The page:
Mara Wilson has made a powerful statement about the dangers of child stardom.
No-one would be better informed on the topic, since Wilson starred in ’90s classics Matilda and Mrs. Doubtfire as a child.
In a powerful piece for The New York Times named The Lies Hollywood Tells About Little Girls, Wilson discusses the media narrative about Britney Spears and her own experience in the industry.
Wilson, now 33, documents the way she was “sexualized” from a young age after appearing in hit films. Her words come after new documentary Framing Britney Spears was released, which details the pop star’s conservatorship.
Wilson wrote: “I had already been sexualized anyway, and I hated it. I mostly acted in family movies — the remake of Miracle on 34th Street, Matilda, Mrs. Doubtfire. I never appeared in anything more revealing than a knee-length sundress. This was all intentional: My parents thought I would be safer that way. But it didn’t work.
“People had been asking me, ‘Do you have a boyfriend?’ in interviews since I was 6. Reporters asked me who I thought the sexiest actor was and about Hugh Grant’s arrest for soliciting a prostitute.
“It was cute when 10-year-olds sent me letters saying they were in love with me. It was not when 50-year-old men did. Before I even turned 12, there were images of me on foot fetish websites and photoshopped into child pornography. Every time, I felt ashamed.
“Hollywood has resolved to tackle harassment in the industry, but I was never sexually harassed on a film set. My sexual harassment always came at the hands of the media and the public.”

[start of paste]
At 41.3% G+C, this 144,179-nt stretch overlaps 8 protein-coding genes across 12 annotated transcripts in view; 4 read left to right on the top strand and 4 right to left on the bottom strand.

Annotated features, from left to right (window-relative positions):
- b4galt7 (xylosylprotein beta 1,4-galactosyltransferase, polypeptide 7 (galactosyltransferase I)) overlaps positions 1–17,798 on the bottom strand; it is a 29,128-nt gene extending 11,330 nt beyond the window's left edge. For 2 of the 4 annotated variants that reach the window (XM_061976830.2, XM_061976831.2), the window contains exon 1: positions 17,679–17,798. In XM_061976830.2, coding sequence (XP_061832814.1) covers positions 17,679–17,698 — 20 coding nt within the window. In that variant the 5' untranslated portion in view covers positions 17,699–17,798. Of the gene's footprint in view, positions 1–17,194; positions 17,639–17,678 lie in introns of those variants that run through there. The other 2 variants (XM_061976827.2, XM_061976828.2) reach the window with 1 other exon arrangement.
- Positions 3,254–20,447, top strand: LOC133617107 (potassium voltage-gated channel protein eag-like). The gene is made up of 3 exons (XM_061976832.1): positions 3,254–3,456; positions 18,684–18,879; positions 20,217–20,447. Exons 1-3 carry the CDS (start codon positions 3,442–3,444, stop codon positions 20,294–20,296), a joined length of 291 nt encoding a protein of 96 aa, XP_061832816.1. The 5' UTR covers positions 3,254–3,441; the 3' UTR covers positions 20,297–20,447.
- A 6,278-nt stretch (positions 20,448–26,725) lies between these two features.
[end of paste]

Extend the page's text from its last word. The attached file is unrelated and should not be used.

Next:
After starring in movies as a child, Wilson took a break from acting and focused on a career as an author and journalist.
‘Puberty in the public eye’
She penned a book named “Where Am I Now?” which Penguin published in 2016.
In a piece she wrote for the Guardian, Wilson wrote: “The next time someone hiding behind a username decides to tell me what would make me prettier, I’m going to propose the following: I will meet them in person and ask them to listen,
She writes: “I will tell them about going through puberty in the public eye after my mother died of cancer. I will tell them how it feels to find a website advertising nude photos of yourself as a 12‑year‑old.
“I will tell them I’ve looked at “cute” from both sides now, and in both cases it just made me miserable.”
She continues: “I will tell them how fitting it is that the only real acting I do these days is voiceover, where no one can see me. I will tell them how my mother wanted me to prove myself through my actions and skills, rather than my looks. Now I believe I have, and I am happier than ever.”
We hope Mara’s words are heard loud and clear. Let’s respect young actors and their childhood…
Image via Alamy